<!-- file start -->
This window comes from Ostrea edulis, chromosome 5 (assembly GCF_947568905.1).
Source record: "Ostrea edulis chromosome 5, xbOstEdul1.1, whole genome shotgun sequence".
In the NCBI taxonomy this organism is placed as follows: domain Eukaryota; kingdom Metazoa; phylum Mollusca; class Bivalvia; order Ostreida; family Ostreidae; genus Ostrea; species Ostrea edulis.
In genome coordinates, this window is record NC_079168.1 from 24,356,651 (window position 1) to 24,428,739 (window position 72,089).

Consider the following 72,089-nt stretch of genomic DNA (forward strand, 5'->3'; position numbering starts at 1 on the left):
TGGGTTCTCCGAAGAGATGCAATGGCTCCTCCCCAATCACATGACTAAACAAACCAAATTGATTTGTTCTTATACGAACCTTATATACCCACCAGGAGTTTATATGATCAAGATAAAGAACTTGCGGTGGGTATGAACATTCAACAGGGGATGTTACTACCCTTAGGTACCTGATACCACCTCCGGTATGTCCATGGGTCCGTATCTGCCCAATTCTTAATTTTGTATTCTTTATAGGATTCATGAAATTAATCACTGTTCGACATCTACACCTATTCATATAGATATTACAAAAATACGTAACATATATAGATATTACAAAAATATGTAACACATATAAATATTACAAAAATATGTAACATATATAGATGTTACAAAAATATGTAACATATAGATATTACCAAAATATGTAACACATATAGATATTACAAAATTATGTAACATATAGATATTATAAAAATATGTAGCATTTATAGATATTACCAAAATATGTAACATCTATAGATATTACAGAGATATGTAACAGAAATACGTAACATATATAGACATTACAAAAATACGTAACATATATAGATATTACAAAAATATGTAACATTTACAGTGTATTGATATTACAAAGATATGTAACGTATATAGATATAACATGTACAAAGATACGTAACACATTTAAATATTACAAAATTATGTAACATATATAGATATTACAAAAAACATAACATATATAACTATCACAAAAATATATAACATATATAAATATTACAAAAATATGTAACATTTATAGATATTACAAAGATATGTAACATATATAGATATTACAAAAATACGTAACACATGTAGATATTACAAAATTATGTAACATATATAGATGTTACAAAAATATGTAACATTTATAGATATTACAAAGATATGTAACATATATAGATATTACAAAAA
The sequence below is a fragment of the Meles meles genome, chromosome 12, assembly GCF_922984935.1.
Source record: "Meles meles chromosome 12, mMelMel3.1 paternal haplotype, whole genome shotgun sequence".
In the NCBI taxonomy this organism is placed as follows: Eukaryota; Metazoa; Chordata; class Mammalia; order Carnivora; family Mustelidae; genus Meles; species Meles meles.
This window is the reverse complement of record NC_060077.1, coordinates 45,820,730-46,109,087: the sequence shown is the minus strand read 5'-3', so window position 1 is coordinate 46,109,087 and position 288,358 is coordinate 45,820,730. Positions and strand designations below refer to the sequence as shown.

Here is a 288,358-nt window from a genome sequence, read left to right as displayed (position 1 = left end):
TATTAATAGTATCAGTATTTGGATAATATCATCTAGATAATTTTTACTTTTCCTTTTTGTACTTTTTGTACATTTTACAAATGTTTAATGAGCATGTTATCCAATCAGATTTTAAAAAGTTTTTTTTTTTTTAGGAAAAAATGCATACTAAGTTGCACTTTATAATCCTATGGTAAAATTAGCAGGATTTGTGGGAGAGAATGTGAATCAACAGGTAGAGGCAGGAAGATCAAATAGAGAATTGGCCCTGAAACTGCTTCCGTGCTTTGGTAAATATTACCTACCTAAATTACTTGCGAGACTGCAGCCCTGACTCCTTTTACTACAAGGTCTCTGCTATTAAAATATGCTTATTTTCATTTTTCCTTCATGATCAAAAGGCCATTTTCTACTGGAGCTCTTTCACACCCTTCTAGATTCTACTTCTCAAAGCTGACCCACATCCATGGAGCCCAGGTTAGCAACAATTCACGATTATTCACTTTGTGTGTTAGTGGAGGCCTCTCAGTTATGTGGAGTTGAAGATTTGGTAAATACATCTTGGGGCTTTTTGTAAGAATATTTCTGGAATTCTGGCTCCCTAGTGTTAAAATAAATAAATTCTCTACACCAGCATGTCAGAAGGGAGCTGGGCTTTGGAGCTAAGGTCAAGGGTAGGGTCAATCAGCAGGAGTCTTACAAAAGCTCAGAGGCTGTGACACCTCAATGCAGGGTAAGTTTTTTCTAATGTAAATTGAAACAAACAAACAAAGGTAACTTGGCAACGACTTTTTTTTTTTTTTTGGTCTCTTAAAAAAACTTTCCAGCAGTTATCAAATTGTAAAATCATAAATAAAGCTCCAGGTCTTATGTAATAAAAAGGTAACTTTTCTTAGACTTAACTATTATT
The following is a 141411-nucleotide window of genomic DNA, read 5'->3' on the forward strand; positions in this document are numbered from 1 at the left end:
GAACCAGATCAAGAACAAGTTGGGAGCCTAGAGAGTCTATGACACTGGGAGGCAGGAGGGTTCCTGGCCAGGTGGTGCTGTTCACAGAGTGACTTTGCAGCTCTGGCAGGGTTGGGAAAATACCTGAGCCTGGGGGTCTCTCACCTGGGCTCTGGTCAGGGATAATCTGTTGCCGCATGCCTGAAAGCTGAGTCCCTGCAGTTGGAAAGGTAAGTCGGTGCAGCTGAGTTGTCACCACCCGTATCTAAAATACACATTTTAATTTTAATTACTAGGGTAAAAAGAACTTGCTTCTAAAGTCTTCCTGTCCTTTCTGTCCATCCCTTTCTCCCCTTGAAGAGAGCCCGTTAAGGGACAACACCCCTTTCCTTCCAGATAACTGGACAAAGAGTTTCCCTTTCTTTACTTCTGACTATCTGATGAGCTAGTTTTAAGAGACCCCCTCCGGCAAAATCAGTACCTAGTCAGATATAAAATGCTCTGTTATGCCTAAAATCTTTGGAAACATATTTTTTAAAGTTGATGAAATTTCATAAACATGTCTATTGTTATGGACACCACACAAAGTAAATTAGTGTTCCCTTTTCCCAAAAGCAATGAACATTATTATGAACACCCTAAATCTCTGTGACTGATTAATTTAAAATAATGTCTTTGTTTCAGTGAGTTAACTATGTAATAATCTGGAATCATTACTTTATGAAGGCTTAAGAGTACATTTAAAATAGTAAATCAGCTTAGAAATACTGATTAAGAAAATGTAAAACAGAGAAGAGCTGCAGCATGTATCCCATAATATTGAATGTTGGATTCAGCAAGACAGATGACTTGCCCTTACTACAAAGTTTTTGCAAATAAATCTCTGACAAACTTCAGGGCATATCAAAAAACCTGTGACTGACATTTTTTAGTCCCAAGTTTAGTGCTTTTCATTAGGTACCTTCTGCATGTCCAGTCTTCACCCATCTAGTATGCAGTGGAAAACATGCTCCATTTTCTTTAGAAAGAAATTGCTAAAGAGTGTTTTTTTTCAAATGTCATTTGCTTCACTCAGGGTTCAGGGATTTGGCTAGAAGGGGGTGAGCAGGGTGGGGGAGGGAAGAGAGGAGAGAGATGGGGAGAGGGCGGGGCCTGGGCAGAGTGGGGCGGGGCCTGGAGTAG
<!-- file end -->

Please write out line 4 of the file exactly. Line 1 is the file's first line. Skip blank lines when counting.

In genome coordinates, this window is record NC_079168.1 from 24,356,651 (window position 1) to 24,428,739 (window position 72,089).